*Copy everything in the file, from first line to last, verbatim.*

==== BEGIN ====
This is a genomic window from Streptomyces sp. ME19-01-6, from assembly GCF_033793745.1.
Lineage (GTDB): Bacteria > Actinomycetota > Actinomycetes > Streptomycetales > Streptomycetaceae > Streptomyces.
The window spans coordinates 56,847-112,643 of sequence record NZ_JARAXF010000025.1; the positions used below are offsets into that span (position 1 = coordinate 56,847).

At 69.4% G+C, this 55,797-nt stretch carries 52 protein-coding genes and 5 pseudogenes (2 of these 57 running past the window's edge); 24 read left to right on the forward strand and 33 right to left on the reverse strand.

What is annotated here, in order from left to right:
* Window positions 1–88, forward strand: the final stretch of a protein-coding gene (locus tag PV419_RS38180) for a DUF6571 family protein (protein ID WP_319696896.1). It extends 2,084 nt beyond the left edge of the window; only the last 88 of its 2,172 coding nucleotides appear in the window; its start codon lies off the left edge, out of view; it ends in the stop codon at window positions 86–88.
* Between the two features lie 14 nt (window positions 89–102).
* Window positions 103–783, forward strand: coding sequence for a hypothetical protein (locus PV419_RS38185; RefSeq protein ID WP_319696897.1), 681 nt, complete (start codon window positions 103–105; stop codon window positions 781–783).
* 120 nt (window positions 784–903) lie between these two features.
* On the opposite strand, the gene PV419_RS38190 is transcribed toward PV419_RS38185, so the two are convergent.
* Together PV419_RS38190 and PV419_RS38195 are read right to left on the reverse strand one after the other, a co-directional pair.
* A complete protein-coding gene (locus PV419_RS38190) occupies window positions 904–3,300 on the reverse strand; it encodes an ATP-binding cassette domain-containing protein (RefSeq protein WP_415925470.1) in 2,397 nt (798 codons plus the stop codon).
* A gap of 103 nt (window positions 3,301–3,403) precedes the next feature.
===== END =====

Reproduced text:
This is a genomic window from Streptomyces sp. ME19-01-6, from assembly GCF_033793745.1.
Lineage (GTDB): Bacteria > Actinomycetota > Actinomycetes > Streptomycetales > Streptomycetaceae > Streptomyces.
The window spans coordinates 56,847-112,643 of sequence record NZ_JARAXF010000025.1; the positions used below are offsets into that span (position 1 = coordinate 56,847).

At 69.4% G+C, this 55,797-nt stretch carries 52 protein-coding genes and 5 pseudogenes (2 of these 57 running past the window's edge); 24 read left to right on the forward strand and 33 right to left on the reverse strand.

What is annotated here, in order from left to right:
* Window positions 1–88, forward strand: the final stretch of a protein-coding gene (locus tag PV419_RS38180) for a DUF6571 family protein (protein ID WP_319696896.1). It extends 2,084 nt beyond the left edge of the window; only the last 88 of its 2,172 coding nucleotides appear in the window; its start codon lies off the left edge, out of view; it ends in the stop codon at window positions 86–88.
* Between the two features lie 14 nt (window positions 89–102).
* Window positions 103–783, forward strand: coding sequence for a hypothetical protein (locus PV419_RS38185; RefSeq protein ID WP_319696897.1), 681 nt, complete (start codon window positions 103–105; stop codon window positions 781–783).
* 120 nt (window positions 784–903) lie between these two features.
* On the opposite strand, the gene PV419_RS38190 is transcribed toward PV419_RS38185, so the two are convergent.
* Together PV419_RS38190 and PV419_RS38195 are read right to left on the reverse strand one after the other, a co-directional pair.
* A complete protein-coding gene (locus PV419_RS38190) occupies window positions 904–3,300 on the reverse strand; it encodes an ATP-binding cassette domain-containing protein (RefSeq protein WP_415925470.1) in 2,397 nt (798 codons plus the stop codon).
* A gap of 103 nt (window positions 3,301–3,403) precedes the next feature.